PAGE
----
Trump has grace period, despite uncertainties

With a series of tweets, he has singled out called several major companies and demanded they bring factories back to the United States to boost manufacturing and employment.

Donald Trump has not yet taken office, but he is already boasting that his election has restored confidence in the American economy, boosted confidence and saved jobs.
With a series of tweets, he has singled out called several major companies and demanded they bring factories back to the United States to boost manufacturing and employment.
Several quickly complied.
American carmaker Ford cancelled construction of a plant in Mexico to instead invest in the United States and create 700 jobs, citing a “vote of confidence” in the economic agenda of the incoming president.
In December, it was the American manufacturer of air-conditioners Carrier that backed off a planned transfer of 1,000 jobs to the Mexico, after a deal with Trump — and for $7 million in tax cuts.
“You’ve been seeing what’s been happening over the last couple of weeks. And we haven’t gotten there yet. We haven’t gotten there yet,” declared Trump, who won the White House on the promise of bringing jobs and manufacturing back to the United States.
His election also created euphoria in US stock markets.
The Dow Jones index has set multiple records since the November 8 election, coming close to the 20,000-point milestone and proving wrong the many who predicted a market crash if Trump were elected.
“Before there was any chance that he would be elected, no one paid much attention to his programme, which is what companies want: A lot of deregulation and tax cuts,” analyst Aparna Mathur, of the conservative think-tank American Enterprise Institute, said.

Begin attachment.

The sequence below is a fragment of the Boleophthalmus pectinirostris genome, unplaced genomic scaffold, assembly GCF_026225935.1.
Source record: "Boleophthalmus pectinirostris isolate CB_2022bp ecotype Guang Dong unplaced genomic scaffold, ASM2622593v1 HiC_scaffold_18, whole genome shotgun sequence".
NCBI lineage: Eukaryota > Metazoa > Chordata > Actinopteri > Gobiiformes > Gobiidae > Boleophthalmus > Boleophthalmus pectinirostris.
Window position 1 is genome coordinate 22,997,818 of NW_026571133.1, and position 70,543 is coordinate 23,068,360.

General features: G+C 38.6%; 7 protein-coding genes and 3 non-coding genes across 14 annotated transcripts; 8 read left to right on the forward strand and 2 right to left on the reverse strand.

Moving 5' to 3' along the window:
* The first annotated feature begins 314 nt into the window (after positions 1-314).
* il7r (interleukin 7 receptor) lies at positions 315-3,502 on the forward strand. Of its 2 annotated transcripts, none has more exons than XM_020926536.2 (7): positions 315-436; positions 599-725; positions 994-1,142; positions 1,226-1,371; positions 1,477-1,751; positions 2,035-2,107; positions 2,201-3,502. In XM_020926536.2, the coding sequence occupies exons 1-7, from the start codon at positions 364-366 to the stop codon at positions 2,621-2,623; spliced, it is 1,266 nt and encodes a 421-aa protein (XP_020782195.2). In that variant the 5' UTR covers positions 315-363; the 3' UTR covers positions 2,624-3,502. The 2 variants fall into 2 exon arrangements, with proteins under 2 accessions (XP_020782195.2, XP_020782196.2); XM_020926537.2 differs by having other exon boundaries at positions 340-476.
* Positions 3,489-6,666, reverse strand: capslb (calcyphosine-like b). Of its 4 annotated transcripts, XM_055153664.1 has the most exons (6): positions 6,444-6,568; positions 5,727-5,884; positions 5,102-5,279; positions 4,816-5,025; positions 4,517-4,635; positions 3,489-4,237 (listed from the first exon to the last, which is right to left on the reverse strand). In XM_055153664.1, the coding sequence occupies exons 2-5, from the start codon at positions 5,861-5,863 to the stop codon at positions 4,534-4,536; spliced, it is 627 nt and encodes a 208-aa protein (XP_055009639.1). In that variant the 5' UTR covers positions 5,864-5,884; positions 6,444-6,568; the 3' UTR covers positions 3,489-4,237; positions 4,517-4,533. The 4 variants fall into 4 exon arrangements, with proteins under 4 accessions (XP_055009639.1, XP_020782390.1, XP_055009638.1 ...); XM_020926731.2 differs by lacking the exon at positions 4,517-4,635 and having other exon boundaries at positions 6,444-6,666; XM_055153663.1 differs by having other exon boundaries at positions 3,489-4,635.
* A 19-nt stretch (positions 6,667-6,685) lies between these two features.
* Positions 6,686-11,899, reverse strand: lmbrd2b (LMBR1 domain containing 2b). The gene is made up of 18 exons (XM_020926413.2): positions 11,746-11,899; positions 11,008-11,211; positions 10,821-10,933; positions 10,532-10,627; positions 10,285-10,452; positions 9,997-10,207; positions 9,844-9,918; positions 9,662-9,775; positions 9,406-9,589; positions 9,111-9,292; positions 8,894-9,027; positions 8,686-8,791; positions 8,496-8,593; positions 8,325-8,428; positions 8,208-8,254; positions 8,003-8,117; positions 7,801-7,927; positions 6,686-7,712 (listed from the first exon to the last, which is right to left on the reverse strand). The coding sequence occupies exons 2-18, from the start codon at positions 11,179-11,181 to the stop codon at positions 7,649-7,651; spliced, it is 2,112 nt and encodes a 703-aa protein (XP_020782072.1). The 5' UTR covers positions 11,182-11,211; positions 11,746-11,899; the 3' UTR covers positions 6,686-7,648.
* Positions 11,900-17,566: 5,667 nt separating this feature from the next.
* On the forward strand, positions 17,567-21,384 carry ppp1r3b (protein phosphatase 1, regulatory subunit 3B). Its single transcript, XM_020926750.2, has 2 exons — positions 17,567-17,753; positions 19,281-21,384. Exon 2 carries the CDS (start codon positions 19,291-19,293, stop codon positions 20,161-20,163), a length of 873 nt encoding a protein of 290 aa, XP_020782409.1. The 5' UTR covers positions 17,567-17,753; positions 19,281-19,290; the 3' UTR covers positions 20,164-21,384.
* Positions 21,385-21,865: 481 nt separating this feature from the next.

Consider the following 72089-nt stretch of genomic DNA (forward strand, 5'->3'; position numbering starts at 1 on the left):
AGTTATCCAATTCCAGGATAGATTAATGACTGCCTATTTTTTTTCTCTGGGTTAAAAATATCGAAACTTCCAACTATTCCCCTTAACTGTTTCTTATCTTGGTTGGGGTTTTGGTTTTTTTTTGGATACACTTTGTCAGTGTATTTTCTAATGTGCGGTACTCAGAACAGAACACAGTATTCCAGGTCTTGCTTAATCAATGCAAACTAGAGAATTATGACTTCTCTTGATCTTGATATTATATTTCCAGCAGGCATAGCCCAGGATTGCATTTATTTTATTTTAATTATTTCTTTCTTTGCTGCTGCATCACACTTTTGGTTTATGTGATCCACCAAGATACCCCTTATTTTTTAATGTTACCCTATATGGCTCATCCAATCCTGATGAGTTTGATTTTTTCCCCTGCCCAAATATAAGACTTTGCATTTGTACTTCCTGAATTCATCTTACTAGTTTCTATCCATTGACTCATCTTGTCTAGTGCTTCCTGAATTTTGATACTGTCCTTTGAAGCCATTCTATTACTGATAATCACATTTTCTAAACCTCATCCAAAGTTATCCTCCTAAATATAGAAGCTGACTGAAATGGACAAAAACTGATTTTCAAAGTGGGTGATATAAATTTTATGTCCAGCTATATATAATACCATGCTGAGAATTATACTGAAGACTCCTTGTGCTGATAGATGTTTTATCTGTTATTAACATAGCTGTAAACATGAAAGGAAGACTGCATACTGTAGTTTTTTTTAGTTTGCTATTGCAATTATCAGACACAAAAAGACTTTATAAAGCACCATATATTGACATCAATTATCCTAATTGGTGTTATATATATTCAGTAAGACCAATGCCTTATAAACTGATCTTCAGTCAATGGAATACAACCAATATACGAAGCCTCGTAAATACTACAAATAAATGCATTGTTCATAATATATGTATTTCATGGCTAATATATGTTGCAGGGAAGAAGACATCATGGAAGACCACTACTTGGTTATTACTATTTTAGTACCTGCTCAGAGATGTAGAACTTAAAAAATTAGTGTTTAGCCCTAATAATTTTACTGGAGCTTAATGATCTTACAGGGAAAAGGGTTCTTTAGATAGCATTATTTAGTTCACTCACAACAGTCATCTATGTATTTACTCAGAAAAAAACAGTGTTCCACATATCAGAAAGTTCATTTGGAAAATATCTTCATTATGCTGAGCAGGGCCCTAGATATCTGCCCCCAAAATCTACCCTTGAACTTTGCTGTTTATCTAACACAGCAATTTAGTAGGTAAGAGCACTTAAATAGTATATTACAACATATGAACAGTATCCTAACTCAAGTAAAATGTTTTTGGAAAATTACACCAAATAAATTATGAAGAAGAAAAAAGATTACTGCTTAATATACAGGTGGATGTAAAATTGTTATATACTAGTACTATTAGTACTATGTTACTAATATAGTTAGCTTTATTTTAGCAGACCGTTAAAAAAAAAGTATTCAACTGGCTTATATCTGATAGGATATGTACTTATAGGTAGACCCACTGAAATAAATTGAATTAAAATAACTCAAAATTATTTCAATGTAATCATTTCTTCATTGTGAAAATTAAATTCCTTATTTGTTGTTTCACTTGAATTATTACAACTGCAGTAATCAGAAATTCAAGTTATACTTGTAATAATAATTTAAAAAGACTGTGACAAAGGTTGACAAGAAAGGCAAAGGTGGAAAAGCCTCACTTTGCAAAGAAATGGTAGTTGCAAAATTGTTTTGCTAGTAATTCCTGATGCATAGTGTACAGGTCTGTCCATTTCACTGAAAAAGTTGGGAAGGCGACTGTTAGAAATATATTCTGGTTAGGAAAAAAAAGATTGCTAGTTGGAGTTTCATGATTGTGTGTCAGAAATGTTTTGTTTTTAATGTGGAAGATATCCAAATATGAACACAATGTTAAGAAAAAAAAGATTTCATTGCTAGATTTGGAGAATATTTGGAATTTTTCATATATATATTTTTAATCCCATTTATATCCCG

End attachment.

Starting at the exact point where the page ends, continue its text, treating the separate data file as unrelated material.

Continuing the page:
Several economic indicators also reflect this renewed sense of optimism.
A December Philadelphia Fed survey showed the proportion of companies confident in the future doubled in one month, while household confidence reached its highest level in 15 years.
“Thank you Donald!” the president-elect said in a self-congratulatory tweet.
His unprecedented strategy of tweeting his complaints against major companies — including General Motors, Ford and Toyota — and issuing threats if they don’t invest in the United States, could prove to be worthwhile.
“In a way, he’s still continuing his campaign by reaching out to companies and giving the sense that he really cares about jobs,” said Mathur, who nonetheless is convinced Trump will have to switch to a more conventional approach once he is installed in the White House.
CEOs also seem to be getting the message.
“We are pragmatic, we will adapt to any situation,” said the chief of the Renault-Nissan alliance, Carlos Ghosn, speaking at the Consumer Electronics Show in Las Vegas.
Toyota chief Akio Toyoda said, “If you look over the long-term, we are oriented in the same direction,” according to a Wall Street Journal article published shortly before Trump launched his tweet against the company, again for building a plant in Mexico.
But the optimism of the American business community is also explained by a political fact unrelated to Trump’s personality: For the first time since 2010, the White House and both chambers of Congress will be under the control of one party.
“There’s a general sense that more things will be able to get done because the US government is now unified behind the Republican Party,” Mark Zandi, Chief Economist at Moody’s, said.
President Barack Obama, a Democrat, constantly clashed with the Republican-controlled Congress, causing repeated budget crises and preventing any reform of corporate taxation, stalemates for which each blamed the other.— AFP